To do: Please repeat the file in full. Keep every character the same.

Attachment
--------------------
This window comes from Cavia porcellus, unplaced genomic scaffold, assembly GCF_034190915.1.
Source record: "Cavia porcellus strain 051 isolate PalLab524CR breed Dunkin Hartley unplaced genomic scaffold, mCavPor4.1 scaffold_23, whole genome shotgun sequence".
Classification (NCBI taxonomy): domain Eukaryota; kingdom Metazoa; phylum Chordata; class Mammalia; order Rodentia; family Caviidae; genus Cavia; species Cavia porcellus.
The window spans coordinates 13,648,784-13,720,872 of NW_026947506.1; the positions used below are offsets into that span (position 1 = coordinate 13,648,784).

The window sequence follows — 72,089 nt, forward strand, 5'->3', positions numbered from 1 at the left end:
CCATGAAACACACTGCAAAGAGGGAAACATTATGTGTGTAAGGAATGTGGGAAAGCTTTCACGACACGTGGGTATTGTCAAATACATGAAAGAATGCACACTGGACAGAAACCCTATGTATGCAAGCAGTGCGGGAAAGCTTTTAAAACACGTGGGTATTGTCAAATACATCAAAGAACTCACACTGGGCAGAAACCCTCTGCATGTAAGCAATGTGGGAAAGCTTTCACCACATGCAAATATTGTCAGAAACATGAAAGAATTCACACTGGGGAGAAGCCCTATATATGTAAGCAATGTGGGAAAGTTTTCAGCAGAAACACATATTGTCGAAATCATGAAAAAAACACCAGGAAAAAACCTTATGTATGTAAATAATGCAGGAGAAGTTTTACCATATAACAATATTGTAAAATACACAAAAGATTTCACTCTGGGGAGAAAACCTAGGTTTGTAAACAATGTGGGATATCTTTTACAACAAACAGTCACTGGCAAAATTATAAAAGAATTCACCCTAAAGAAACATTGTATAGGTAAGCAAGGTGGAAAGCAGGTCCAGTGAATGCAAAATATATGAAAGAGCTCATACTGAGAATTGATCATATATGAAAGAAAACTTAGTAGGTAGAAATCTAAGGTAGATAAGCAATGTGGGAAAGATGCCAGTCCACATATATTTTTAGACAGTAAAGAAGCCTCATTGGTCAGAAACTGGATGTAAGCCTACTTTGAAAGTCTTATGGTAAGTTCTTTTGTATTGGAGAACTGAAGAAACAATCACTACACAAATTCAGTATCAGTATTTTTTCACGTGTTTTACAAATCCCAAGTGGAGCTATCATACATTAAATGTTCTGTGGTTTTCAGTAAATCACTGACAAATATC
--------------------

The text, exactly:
This window comes from Cavia porcellus, unplaced genomic scaffold, assembly GCF_034190915.1.
Source record: "Cavia porcellus strain 051 isolate PalLab524CR breed Dunkin Hartley unplaced genomic scaffold, mCavPor4.1 scaffold_23, whole genome shotgun sequence".
Classification (NCBI taxonomy): domain Eukaryota; kingdom Metazoa; phylum Chordata; class Mammalia; order Rodentia; family Caviidae; genus Cavia; species Cavia porcellus.
The window spans coordinates 13,648,784-13,720,872 of NW_026947506.1; the positions used below are offsets into that span (position 1 = coordinate 13,648,784).

The window sequence follows — 72,089 nt, forward strand, 5'->3', positions numbered from 1 at the left end:
CCATGAAACACACTGCAAAGAGGGAAACATTATGTGTGTAAGGAATGTGGGAAAGCTTTCACGACACGTGGGTATTGTCAAATACATGAAAGAATGCACACTGGACAGAAACCCTATGTATGCAAGCAGTGCGGGAAAGCTTTTAAAACACGTGGGTATTGTCAAATACATCAAAGAACTCACACTGGGCAGAAACCCTCTGCATGTAAGCAATGTGGGAAAGCTTTCACCACATGCAAATATTGTCAGAAACATGAAAGAATTCACACTGGGGAGAAGCCCTATATATGTAAGCAATGTGGGAAAGTTTTCAGCAGAAACACATATTGTCGAAATCATGAAAAAAACACCAGGAAAAAACCTTATGTATGTAAATAATGCAGGAGAAGTTTTACCATATAACAATATTGTAAAATACACAAAAGATTTCACTCTGGGGAGAAAACCTAGGTTTGTAAACAATGTGGGATATCTTTTACAACAAACAGTCACTGGCAAAATTATAAAAGAATTCACCCTAAAGAAACATTGTATAGGTAAGCAAGGTGGAAAGCAGGTCCAGTGAATGCAAAATATATGAAAGAGCTCATACTGAGAATTGATCATATATGAAAGAAAACTTAGTAGGTAGAAATCTAAGGTAGATAAGCAATGTGGGAAAGATGCCAGTCCACATATATTTTTAGACAGTAAAGAAGCCTCATTGGTCAGAAACTGGATGTAAGCCTACTTTGAAAGTCTTATGGTAAGTTCTTTTGTATTGGAGAACTGAAGAAACAATCACTACACAAATTCAGTATCAGTATTTTTTCACGTGTTTTACAAATCCCAAGTGGAGCTATCATACATTAAATGTTCTGTGGTTTTCAGTAAATCACTGACAAATATC